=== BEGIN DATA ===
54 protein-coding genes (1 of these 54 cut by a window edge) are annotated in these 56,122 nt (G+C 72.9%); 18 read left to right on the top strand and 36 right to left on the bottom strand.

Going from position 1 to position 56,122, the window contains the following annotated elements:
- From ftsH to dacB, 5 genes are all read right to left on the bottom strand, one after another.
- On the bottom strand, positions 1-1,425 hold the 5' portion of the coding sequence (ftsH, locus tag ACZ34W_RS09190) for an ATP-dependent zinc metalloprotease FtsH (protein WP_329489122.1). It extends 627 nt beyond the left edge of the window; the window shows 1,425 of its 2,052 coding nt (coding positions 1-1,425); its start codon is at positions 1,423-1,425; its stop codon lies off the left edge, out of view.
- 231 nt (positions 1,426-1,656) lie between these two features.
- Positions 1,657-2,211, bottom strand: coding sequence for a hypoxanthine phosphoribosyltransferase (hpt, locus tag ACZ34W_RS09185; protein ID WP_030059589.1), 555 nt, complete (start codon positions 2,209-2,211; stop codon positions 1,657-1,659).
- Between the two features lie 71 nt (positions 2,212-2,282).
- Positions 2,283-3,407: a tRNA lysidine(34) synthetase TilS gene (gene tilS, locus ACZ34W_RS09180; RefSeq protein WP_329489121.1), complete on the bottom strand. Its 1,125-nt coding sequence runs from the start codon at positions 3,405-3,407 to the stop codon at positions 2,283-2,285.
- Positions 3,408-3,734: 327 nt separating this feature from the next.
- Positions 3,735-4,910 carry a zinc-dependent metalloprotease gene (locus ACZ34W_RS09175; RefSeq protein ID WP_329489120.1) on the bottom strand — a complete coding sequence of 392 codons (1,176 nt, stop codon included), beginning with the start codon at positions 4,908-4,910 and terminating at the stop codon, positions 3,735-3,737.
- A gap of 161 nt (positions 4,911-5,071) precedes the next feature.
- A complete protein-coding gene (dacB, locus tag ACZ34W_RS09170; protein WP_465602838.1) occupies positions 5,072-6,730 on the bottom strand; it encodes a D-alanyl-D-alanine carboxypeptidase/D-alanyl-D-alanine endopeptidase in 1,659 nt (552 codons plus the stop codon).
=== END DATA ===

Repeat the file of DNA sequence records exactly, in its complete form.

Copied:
54 protein-coding genes (1 of these 54 cut by a window edge) are annotated in these 56,122 nt (G+C 72.9%); 18 read left to right on the top strand and 36 right to left on the bottom strand.

Going from position 1 to position 56,122, the window contains the following annotated elements:
- From ftsH to dacB, 5 genes are all read right to left on the bottom strand, one after another.
- On the bottom strand, positions 1-1,425 hold the 5' portion of the coding sequence (ftsH, locus tag ACZ34W_RS09190) for an ATP-dependent zinc metalloprotease FtsH (protein WP_329489122.1). It extends 627 nt beyond the left edge of the window; the window shows 1,425 of its 2,052 coding nt (coding positions 1-1,425); its start codon is at positions 1,423-1,425; its stop codon lies off the left edge, out of view.
- 231 nt (positions 1,426-1,656) lie between these two features.
- Positions 1,657-2,211, bottom strand: coding sequence for a hypoxanthine phosphoribosyltransferase (hpt, locus tag ACZ34W_RS09185; protein ID WP_030059589.1), 555 nt, complete (start codon positions 2,209-2,211; stop codon positions 1,657-1,659).
- Between the two features lie 71 nt (positions 2,212-2,282).
- Positions 2,283-3,407: a tRNA lysidine(34) synthetase TilS gene (gene tilS, locus ACZ34W_RS09180; RefSeq protein WP_329489121.1), complete on the bottom strand. Its 1,125-nt coding sequence runs from the start codon at positions 3,405-3,407 to the stop codon at positions 2,283-2,285.
- Positions 3,408-3,734: 327 nt separating this feature from the next.
- Positions 3,735-4,910 carry a zinc-dependent metalloprotease gene (locus ACZ34W_RS09175; RefSeq protein ID WP_329489120.1) on the bottom strand — a complete coding sequence of 392 codons (1,176 nt, stop codon included), beginning with the start codon at positions 4,908-4,910 and terminating at the stop codon, positions 3,735-3,737.
- A gap of 161 nt (positions 4,911-5,071) precedes the next feature.
- A complete protein-coding gene (dacB, locus tag ACZ34W_RS09170; protein WP_465602838.1) occupies positions 5,072-6,730 on the bottom strand; it encodes a D-alanyl-D-alanine carboxypeptidase/D-alanyl-D-alanine endopeptidase in 1,659 nt (552 codons plus the stop codon).